An ‘invisibility’ device you can build at home

(Courtesy of the University of Rochester)

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ROCHESTER, New York — Researchers have developed a new way to “cloak” items, and it’s simple enough it can be recreated outside of a lab.

Cloaking is an optical illusion that makes an object appear as if it isn’t there. Researchers from the University of Rochester said people have always been excited about the idea of being invisible, but that it has gained popularity in recent years with the introduction of Harry Potter’s invisibility cloak.

“There’ve been many high tech approaches to try and achieve cloaking, and the basic idea behind these high-tech or exotic materials is to take light and have it pass around something as if it isn’t there,” said professor John Howell in a video. “We just figured a very simple way of doing that can just be using standard lenses and things we would normally find in the lab.”

The team developed a four-lens system that can hide objects even when the viewer moves. The cloaking device can be seen in action in a video on YouTube.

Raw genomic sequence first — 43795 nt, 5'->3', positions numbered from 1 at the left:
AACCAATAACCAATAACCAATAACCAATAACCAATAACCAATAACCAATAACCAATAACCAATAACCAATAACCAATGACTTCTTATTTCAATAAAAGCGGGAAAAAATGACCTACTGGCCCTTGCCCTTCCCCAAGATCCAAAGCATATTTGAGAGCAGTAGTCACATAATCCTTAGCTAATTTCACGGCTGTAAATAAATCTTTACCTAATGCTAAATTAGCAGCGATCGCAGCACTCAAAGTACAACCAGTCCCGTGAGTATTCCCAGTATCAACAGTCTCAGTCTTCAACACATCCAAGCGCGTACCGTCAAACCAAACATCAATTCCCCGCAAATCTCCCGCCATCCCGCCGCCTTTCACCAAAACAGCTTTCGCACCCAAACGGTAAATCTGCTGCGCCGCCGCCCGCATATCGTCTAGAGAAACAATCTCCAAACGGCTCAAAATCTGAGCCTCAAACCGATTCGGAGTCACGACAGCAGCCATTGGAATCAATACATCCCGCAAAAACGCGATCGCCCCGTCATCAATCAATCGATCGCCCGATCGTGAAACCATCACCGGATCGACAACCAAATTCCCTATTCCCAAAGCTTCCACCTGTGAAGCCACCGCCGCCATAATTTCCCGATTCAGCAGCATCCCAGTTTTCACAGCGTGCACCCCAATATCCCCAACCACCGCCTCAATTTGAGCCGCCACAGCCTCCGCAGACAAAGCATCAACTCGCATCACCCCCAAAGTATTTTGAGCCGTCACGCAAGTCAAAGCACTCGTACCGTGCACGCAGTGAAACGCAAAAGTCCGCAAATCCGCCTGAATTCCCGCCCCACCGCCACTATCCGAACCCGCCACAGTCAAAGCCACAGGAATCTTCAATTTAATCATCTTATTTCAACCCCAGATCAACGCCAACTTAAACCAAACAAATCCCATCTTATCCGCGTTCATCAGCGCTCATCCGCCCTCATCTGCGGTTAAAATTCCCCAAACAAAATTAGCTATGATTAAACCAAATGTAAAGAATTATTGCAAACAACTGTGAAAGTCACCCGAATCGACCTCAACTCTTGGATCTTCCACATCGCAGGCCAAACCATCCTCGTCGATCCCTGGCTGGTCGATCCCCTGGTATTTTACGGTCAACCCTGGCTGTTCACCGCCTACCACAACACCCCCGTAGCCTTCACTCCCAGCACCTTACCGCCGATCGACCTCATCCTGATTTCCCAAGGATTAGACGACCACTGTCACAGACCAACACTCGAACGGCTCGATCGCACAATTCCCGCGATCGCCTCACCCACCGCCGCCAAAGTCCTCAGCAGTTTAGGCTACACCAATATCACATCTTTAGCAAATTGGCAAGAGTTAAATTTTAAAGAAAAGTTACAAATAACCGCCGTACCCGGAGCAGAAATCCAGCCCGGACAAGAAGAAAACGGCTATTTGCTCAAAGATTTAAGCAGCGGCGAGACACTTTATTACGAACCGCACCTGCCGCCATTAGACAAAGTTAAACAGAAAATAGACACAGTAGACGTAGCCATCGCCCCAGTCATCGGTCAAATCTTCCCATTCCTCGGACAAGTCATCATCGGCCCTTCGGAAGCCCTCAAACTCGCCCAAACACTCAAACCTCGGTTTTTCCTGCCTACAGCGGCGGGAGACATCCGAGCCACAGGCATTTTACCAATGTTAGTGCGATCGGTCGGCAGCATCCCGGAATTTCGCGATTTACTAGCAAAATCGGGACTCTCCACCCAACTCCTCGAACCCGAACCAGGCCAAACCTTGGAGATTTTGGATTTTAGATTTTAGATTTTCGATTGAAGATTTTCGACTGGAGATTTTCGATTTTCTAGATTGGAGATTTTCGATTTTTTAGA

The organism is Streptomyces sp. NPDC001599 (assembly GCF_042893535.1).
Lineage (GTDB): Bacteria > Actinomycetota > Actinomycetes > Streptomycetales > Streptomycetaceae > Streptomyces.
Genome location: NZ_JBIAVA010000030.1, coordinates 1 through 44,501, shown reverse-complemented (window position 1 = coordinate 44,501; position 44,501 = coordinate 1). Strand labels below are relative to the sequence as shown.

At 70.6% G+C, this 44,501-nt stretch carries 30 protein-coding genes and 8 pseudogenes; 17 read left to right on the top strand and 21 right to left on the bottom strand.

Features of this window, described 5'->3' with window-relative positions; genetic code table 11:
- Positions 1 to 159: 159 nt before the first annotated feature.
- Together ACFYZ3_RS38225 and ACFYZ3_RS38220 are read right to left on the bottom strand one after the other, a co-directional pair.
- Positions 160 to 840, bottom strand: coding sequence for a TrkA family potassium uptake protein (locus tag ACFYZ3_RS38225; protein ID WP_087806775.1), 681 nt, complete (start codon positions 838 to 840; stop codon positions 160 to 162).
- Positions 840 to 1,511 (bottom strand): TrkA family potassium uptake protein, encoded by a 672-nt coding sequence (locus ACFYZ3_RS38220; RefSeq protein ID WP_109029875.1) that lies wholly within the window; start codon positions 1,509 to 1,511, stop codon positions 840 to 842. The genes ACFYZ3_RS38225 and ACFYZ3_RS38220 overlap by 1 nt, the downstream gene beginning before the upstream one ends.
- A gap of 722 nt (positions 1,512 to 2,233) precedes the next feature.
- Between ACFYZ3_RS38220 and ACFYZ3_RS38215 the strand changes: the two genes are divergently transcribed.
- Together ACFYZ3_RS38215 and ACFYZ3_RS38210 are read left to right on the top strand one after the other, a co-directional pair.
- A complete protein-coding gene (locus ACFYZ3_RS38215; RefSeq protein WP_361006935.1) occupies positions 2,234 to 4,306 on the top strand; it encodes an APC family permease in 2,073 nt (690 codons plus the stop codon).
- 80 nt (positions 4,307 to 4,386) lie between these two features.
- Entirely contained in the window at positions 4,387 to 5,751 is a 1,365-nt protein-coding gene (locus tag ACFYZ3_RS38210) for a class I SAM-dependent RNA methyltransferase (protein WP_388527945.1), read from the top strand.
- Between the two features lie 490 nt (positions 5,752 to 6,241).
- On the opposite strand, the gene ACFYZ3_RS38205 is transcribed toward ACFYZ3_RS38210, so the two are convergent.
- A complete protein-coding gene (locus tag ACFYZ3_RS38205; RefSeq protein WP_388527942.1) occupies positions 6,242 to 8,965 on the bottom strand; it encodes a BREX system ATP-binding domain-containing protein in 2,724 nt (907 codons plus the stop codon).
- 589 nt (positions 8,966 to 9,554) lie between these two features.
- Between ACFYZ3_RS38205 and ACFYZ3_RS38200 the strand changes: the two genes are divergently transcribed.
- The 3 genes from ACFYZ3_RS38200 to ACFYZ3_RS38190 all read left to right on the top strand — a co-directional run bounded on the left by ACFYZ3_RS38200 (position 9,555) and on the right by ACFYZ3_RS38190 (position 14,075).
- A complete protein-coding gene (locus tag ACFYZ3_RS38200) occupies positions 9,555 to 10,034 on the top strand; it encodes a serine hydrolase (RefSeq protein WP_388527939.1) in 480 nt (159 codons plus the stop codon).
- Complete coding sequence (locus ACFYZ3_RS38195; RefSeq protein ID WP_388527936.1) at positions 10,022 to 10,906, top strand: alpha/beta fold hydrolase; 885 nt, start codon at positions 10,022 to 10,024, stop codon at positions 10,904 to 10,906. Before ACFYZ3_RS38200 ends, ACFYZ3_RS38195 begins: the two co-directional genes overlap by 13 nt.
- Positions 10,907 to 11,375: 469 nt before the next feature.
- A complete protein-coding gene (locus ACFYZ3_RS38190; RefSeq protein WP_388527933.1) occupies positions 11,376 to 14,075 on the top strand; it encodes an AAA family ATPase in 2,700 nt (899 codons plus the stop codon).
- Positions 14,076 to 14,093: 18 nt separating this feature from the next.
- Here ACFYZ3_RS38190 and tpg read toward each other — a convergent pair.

In the future, researchers said the cloaking device made of lenses could allow surgeons to effectively look at their hands to see what they are operating on, or help drivers see through blind spots.

Researchers filed a patent for the “Rochester Cloak,” but they shared the steps for making it at home. The directions are posted below. Previously, the research team posted a video about how to use mirrors as a simple cloaking device.

How to build a Rochester Cloak (instructions from the University of Rochester):

  1. Purchase two sets of two lenses with different focal lengths f1 and f2 (four lenses total, two with f1 focal length, and two with f2 focal length)
  2. Separate the first two lenses by the sum of their focal lengths (So f1 lens is the first lens, f2 is the 2nd lens, and they are separated byt1= f1+ f2).
  3. Do the same in Step 2 for the other two lenses.
  4. Separate the two sets by t2=2 f2 (f1+ f2) / (f1— f2) apart, so that the two f2 lenses are t2 apart.
Notes for building the cloak (from the University of Rochester):

  • Achromatic lenses provide best image quality.
  • Fresnel lenses can be used to reduce the total length (2t1+t2)
  • Smaller total length should reduce edge effects and increase the range of angles.
  • For an easier, but less ideal, cloak, you can try the 3 lens cloak in the paper.
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Natalie Crofts


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